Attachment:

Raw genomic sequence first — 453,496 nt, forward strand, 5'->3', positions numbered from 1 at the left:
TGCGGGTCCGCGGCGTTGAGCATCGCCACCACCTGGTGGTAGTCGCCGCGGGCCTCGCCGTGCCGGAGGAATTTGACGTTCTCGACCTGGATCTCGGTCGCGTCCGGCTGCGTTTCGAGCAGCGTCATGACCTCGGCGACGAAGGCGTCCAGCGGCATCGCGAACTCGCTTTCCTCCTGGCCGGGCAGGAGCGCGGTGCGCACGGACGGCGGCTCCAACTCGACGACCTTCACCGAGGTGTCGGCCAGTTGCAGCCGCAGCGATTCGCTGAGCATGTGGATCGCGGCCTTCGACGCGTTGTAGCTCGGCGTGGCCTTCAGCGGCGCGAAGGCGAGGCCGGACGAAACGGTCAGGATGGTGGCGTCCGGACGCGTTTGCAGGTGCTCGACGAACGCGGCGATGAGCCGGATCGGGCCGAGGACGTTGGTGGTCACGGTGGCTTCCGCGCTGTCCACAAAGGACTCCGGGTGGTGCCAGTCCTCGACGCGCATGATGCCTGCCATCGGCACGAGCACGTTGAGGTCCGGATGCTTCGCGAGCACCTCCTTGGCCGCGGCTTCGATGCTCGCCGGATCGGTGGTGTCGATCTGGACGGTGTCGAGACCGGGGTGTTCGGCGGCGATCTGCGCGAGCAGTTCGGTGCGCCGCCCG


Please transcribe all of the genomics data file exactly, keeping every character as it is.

Raw genomic sequence first — 453,496 nt, forward strand, 5'->3', positions numbered from 1 at the left:
TGCGGGTCCGCGGCGTTGAGCATCGCCACCACCTGGTGGTAGTCGCCGCGGGCCTCGCCGTGCCGGAGGAATTTGACGTTCTCGACCTGGATCTCGGTCGCGTCCGGCTGCGTTTCGAGCAGCGTCATGACCTCGGCGACGAAGGCGTCCAGCGGCATCGCGAACTCGCTTTCCTCCTGGCCGGGCAGGAGCGCGGTGCGCACGGACGGCGGCTCCAACTCGACGACCTTCACCGAGGTGTCGGCCAGTTGCAGCCGCAGCGATTCGCTGAGCATGTGGATCGCGGCCTTCGACGCGTTGTAGCTCGGCGTGGCCTTCAGCGGCGCGAAGGCGAGGCCGGACGAAACGGTCAGGATGGTGGCGTCCGGACGCGTTTGCAGGTGCTCGACGAACGCGGCGATGAGCCGGATCGGGCCGAGGACGTTGGTGGTCACGGTGGCTTCCGCGCTGTCCACAAAGGACTCCGGGTGGTGCCAGTCCTCGACGCGCATGATGCCTGCCATCGGCACGAGCACGTTGAGGTCCGGATGCTTCGCGAGCACCTCCTTGGCCGCGGCTTCGATGCTCGCCGGATCGGTGGTGTCGATCTGGACGGTGTCGAGACCGGGGTGTTCGGCGGCGATCTGCGCGAGCAGTTCGGTGCGCCGCCCG